Do you have any idea? On walking with a new puppy and resisting “good fatty” privilege

The other afternoon I was out walking my new puppy. (A new rescue puppy. See the back story here.) It’s a fair bit of cajoling, a little rewarding, some carrying, and a few bits of actual walking. See enthusiastic (not so much, let me sleep) puppy right here.

On our way home, I ran into a neighbour with her dogs. We agreed that early socialization was great for puppies and that the walks were a good way of getting him used to meeting new people and new dogs.

“It’ll be good for you too.”

At first, I thought she meant the socialization. I’ve been joking about the challenge of being an introvert in my neighbourhood walking a puppy. Everybody stops and talks to you.

But no, she went on the explain that the exercise will be good for me. She patted her hips in a knowing way.

Right. Thanks.

I didn’t explain that I’d already ridden my bike 165 km that week and that I’d been out running three times. I kind of assume that my neighbours know this about me. There’s a lot of lycra clad people coming and going from my front porch.

I guess she didn’t see it. People certainly don’t hear it. And because the truth would contradict some basic beliefs, such as the belief that fat people are fat because we never move our fat bottoms off the sofa, it doesn’t seem to sink in.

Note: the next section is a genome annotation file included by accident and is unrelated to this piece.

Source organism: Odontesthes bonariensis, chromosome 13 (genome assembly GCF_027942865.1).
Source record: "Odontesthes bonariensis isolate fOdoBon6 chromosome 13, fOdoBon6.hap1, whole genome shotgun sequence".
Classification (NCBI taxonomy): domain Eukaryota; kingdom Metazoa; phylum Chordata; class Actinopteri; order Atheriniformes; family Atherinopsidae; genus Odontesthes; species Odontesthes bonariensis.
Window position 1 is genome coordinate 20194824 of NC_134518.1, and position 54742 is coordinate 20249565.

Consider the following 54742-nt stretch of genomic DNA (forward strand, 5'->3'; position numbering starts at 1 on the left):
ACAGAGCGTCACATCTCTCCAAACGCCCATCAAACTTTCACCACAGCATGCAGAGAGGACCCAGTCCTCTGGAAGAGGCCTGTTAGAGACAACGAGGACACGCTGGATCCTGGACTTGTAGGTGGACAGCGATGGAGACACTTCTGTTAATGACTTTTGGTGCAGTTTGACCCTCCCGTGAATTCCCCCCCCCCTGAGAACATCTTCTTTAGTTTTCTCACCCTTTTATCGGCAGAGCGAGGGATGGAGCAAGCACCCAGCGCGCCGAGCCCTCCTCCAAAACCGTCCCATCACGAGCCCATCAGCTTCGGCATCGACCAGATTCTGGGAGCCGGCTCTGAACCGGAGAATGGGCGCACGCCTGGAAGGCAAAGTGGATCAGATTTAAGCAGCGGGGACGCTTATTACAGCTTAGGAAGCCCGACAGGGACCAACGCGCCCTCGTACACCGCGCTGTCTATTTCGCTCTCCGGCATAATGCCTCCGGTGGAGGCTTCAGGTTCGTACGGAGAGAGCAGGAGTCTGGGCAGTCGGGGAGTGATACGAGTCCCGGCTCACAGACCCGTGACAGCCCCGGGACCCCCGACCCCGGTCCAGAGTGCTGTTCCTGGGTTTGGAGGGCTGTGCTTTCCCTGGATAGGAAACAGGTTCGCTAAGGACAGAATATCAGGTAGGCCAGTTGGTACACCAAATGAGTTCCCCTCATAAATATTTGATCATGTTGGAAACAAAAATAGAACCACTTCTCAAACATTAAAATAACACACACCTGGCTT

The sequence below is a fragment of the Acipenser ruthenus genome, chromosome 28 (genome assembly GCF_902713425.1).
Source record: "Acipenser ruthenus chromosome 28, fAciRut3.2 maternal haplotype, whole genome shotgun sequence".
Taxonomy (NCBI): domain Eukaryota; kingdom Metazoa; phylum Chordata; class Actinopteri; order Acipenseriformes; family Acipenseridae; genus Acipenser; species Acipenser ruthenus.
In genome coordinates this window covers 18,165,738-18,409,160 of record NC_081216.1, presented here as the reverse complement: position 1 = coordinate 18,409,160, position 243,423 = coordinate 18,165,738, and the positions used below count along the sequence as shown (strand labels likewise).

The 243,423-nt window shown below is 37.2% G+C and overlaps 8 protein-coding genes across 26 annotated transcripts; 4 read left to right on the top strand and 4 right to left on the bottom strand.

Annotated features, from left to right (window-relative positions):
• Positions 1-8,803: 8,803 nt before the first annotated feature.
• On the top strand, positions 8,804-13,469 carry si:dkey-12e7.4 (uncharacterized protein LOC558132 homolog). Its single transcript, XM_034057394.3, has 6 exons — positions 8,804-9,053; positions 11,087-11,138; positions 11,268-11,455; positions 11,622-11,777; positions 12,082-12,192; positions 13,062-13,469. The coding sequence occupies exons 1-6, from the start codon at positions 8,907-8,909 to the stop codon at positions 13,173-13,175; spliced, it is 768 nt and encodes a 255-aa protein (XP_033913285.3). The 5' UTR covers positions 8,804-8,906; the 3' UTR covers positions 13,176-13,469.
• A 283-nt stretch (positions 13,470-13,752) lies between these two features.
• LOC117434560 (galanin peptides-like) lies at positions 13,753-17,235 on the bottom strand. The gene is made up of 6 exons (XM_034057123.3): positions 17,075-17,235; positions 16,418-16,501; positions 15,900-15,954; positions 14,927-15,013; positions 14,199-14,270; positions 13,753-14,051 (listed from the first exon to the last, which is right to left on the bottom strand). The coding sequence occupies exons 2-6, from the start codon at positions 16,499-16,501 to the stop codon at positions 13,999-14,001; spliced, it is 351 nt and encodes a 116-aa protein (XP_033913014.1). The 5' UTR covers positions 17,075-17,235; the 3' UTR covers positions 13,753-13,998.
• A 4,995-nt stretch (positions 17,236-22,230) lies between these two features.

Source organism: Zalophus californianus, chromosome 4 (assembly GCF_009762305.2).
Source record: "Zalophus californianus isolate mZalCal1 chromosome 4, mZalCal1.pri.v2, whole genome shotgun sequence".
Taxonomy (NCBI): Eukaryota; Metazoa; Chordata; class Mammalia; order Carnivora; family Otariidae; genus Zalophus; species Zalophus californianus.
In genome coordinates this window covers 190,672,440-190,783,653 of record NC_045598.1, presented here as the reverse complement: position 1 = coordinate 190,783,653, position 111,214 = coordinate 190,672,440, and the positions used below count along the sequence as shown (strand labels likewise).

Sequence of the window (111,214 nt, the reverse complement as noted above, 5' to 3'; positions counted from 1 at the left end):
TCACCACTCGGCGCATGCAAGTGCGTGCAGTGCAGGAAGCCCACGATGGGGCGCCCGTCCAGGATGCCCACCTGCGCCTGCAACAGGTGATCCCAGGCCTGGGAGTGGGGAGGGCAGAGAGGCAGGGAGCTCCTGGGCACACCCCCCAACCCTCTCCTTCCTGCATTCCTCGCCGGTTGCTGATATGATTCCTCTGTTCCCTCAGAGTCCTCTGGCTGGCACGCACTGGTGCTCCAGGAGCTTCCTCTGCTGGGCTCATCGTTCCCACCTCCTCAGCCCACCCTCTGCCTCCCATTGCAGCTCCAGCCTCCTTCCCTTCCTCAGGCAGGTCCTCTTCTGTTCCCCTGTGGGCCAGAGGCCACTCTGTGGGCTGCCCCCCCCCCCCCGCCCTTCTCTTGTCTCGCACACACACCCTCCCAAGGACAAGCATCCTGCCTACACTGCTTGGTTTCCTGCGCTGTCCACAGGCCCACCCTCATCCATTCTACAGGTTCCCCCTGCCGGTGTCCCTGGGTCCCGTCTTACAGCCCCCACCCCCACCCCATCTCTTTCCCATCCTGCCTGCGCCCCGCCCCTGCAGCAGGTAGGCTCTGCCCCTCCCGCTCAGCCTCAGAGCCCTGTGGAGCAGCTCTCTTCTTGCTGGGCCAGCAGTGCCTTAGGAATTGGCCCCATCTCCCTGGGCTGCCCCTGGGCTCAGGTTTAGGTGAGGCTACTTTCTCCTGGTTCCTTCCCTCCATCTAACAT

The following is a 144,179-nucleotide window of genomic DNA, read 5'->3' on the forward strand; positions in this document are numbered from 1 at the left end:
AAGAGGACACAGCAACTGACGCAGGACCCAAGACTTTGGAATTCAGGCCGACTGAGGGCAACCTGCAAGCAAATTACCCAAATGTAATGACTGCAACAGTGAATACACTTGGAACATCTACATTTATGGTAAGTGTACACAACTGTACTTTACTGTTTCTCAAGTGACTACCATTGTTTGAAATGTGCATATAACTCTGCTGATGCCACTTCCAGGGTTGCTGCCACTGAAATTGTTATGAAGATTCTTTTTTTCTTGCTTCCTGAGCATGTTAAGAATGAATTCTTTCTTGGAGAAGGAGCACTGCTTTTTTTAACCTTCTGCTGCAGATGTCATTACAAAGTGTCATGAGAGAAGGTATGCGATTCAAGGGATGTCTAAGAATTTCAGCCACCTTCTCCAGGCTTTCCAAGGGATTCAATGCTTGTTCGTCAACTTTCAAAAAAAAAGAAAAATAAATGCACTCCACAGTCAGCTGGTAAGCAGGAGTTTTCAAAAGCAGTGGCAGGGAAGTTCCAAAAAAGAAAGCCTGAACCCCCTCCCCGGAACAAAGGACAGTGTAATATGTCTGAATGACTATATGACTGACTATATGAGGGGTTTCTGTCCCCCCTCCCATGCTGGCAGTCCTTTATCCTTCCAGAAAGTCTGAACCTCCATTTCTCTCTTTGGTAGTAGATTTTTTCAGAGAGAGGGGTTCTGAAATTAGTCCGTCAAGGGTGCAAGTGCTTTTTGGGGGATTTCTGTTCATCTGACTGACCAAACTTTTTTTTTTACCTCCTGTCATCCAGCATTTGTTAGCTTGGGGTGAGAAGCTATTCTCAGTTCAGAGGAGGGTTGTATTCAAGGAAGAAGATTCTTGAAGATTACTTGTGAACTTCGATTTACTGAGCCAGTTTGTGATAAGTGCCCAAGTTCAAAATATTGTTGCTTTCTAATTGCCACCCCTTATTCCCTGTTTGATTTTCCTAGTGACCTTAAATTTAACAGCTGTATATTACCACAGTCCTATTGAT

I’ve blogged a few times about the time our department secretary recommended that I start to exercise for weight loss by getting off the bus perhaps one or two stops early. That advice might not be bad advice normally except at the time I was training for a triathlon. I was working out with the campus triathlon club most mornings, often riding my bike in the dark and the snow, to make the 6 am swims.

I thought my activity was hard to ignore. I was the chair of my academic department at that time and I was actually kind of worried about my office. Between the bicycle, the swimming clothes strewn across the bike drying, and the running clothes everywhere it looked a bit more like a locker room than the office of an academic department chair. I guess I needn’t have worried.

In the case of a fat person evidence of exercise can easily be ignored.

I tried to correct the department staff person but I didn’t correct the neighbour now. Where to start really? Exercise doesn’t necessarily lead to weight loss. You can’t tell how much someone exercisers by how much they weigh.

Partly I didn’t speak up because it’s not worth it and partly it’s because I don’t owe anybody a story about whether or not and how much I exercise.

No one asks whether I am trying to lose weight. They just assume that’s what I’m aiming at.

More and more I’m refusing to claim good fatty privilege. For why it’s a trap, see here.

It’s wrong to offer anyone unasked for health advice. It’s rude.

I just shook my head smiled and walked away.

Happy puppy update: He’s walking better….we’ll work on running later….and getting up to speed on that necessary academic dog skill of walking to coffee shops and quietly sitting under my chair while I work.

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